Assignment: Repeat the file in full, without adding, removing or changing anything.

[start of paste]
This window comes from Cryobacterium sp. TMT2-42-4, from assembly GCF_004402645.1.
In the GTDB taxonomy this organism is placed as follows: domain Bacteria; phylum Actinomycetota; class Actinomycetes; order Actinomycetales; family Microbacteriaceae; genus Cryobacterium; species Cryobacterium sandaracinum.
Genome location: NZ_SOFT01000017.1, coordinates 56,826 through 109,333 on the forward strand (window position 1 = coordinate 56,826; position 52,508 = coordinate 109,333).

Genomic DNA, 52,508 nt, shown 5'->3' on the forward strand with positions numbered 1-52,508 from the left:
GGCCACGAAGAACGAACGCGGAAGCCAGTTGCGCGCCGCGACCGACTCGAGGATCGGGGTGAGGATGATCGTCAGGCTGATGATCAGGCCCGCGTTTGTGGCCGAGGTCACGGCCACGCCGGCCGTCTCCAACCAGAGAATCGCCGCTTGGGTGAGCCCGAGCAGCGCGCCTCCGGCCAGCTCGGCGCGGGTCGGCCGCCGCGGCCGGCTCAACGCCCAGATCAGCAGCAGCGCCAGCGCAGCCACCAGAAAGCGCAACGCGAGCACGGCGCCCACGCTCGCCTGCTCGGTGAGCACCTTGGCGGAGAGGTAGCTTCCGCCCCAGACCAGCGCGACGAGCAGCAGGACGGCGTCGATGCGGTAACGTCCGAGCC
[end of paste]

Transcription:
This window comes from Cryobacterium sp. TMT2-42-4, from assembly GCF_004402645.1.
In the GTDB taxonomy this organism is placed as follows: domain Bacteria; phylum Actinomycetota; class Actinomycetes; order Actinomycetales; family Microbacteriaceae; genus Cryobacterium; species Cryobacterium sandaracinum.
Genome location: NZ_SOFT01000017.1, coordinates 56,826 through 109,333 on the forward strand (window position 1 = coordinate 56,826; position 52,508 = coordinate 109,333).

Genomic DNA, 52,508 nt, shown 5'->3' on the forward strand with positions numbered 1-52,508 from the left:
GGCCACGAAGAACGAACGCGGAAGCCAGTTGCGCGCCGCGACCGACTCGAGGATCGGGGTGAGGATGATCGTCAGGCTGATGATCAGGCCCGCGTTTGTGGCCGAGGTCACGGCCACGCCGGCCGTCTCCAACCAGAGAATCGCCGCTTGGGTGAGCCCGAGCAGCGCGCCTCCGGCCAGCTCGGCGCGGGTCGGCCGCCGCGGCCGGCTCAACGCCCAGATCAGCAGCAGCGCCAGCGCAGCCACCAGAAAGCGCAACGCGAGCACGGCGCCCACGCTCGCCTGCTCGGTGAGCACCTTGGCGGAGAGGTAGCTTCCGCCCCAGACCAGCGCGACGAGCAGCAGGACGGCGTCGATGCGGTAACGTCCGAGCC